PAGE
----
Accueil du site > Publications > Publications 2008 > Thermal denaturation of fluctuating finite DNA chains : the role of bending rigidity in bubble nucleation

John Palmeri, Manoel Manghi, Nicolas Destainville

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, - 19 septembre 2007

Statistical DNA models available in the literature are often
effective models where the base-pair state only (unbroken or broken)
is considered. Because of a decrease by a factor of 30 of the
effective bending rigidity of a sequence of broken bonds, or
bubble, compared to the double stranded state, the inclusion of the
molecular conformational degrees of freedom in a more general
mesoscopic model is needed. In this paper we do so by presenting a
1D Ising model, which describes the internal base pair states,
coupled to a discrete worm like chain model describing the chain
configurations [J. Palmeri, M. Manghi, and N. Destainville, *Phys.
Rev. Lett.* **99**, 088103 (2007)]. This coupled model is exactly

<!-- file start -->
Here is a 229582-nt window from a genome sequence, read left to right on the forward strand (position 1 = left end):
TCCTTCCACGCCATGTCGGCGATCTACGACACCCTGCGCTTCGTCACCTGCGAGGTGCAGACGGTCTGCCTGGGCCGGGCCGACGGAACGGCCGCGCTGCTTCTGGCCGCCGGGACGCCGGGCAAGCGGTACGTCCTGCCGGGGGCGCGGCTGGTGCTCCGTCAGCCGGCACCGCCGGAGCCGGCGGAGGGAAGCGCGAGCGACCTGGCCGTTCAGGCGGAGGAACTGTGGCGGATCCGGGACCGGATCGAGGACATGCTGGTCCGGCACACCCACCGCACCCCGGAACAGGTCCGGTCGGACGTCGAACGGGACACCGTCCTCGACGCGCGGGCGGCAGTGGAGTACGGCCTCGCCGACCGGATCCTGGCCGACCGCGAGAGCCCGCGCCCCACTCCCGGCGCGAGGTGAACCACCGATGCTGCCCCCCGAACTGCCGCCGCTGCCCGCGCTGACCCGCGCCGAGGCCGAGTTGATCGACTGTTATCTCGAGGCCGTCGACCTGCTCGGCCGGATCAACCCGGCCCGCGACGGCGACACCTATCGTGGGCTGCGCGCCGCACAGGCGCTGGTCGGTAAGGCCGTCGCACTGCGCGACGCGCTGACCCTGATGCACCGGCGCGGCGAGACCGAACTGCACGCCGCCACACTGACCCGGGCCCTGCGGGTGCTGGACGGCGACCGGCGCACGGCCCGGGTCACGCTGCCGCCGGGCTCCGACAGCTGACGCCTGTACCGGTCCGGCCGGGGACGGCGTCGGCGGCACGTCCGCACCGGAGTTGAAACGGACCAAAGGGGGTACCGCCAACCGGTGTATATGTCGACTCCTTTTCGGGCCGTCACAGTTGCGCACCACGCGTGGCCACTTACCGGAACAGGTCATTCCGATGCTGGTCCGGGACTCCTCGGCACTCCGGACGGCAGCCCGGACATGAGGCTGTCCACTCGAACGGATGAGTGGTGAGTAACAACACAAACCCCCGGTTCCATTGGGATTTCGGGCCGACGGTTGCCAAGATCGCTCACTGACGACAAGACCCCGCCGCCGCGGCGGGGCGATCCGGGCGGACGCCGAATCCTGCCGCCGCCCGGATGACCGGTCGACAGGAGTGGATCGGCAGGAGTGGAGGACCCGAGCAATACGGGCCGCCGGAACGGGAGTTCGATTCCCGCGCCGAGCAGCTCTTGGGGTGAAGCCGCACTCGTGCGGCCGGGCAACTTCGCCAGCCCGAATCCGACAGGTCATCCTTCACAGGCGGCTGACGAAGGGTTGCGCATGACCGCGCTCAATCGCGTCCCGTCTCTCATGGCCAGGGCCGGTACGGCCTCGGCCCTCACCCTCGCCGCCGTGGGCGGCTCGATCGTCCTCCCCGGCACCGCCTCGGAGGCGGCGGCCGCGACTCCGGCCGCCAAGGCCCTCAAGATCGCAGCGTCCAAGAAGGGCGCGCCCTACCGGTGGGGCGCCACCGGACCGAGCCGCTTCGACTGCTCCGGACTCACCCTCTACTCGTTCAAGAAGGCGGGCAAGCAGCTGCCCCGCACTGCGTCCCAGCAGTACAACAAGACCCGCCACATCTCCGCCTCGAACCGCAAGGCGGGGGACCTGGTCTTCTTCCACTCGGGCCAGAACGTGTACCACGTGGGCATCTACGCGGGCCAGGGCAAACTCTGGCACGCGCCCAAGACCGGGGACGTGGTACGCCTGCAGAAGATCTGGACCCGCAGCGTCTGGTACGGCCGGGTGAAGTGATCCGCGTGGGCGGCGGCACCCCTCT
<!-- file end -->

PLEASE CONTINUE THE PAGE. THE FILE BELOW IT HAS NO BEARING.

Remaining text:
solved using a transfer matrix technique that presents an analogy
with the path integral treatment of a quantum two-state diatomic
molecule. When the chain fluctuations are integrated out, the
denaturation transition temperature and width emerge naturally as an
explicit function of the model parameters of a well defined
Hamiltonian, revealing that the transition is driven by the
difference in bending (entropy dominated) free energy between bubble
and double-stranded segments. The calculated melting curve (fraction
of open base pairs) is in good agreement with the experimental
melting profile of polydA-polydT and, by inserting the
experimentally known bending rigidities, leads to physically
reasonable values for the bare Ising model parameters. Among the
thermodynamical quantities explicitly calculated within this model
are the internal, structural, and mechanical features of the DNA
molecule, such as bubble correlation length and two distinct chain
persistence lengths. The predicted variation of the
mean-square-radius as a function of temperature leads to a coherent
novel explanation for the experimentally observed thermal viscosity
transition. Finally, the influence of the DNA strand length is
studied in detail, underlining the importance of finite size
effects, even for DNA made of several thousand base pairs. Simple
limiting formulae, useful for analyzing experiments, are given
for the fraction of broken base pairs, Ising and chain correlation
functions, effective persistence lengths, and chain
mean-square-radius, all as a function of temperature and DNA length.